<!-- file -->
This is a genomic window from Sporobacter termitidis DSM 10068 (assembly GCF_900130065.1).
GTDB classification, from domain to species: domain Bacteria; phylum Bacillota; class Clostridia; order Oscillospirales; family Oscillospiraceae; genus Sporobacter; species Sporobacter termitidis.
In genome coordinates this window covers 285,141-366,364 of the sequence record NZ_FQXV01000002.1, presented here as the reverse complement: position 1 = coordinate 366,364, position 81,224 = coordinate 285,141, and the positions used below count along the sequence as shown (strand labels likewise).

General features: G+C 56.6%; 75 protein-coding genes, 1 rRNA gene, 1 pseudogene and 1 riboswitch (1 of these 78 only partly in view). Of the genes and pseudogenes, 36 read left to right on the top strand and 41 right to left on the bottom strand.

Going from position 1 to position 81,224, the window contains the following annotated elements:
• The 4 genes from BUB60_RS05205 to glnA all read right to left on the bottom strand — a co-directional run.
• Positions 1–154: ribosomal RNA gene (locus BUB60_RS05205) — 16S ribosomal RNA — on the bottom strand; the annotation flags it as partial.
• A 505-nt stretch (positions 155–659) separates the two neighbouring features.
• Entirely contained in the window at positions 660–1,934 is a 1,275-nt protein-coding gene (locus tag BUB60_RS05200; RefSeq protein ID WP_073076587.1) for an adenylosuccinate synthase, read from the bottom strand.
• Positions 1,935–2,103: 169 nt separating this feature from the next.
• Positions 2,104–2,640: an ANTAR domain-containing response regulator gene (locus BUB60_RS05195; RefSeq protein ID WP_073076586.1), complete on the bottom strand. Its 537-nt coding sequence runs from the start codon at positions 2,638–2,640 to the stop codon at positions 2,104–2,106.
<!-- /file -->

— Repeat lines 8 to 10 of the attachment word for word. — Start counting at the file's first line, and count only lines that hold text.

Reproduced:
• A 505-nt stretch (positions 155–659) separates the two neighbouring features.
• Entirely contained in the window at positions 660–1,934 is a 1,275-nt protein-coding gene (locus tag BUB60_RS05200; RefSeq protein ID WP_073076587.1) for an adenylosuccinate synthase, read from the bottom strand.
• Positions 1,935–2,103: 169 nt separating this feature from the next.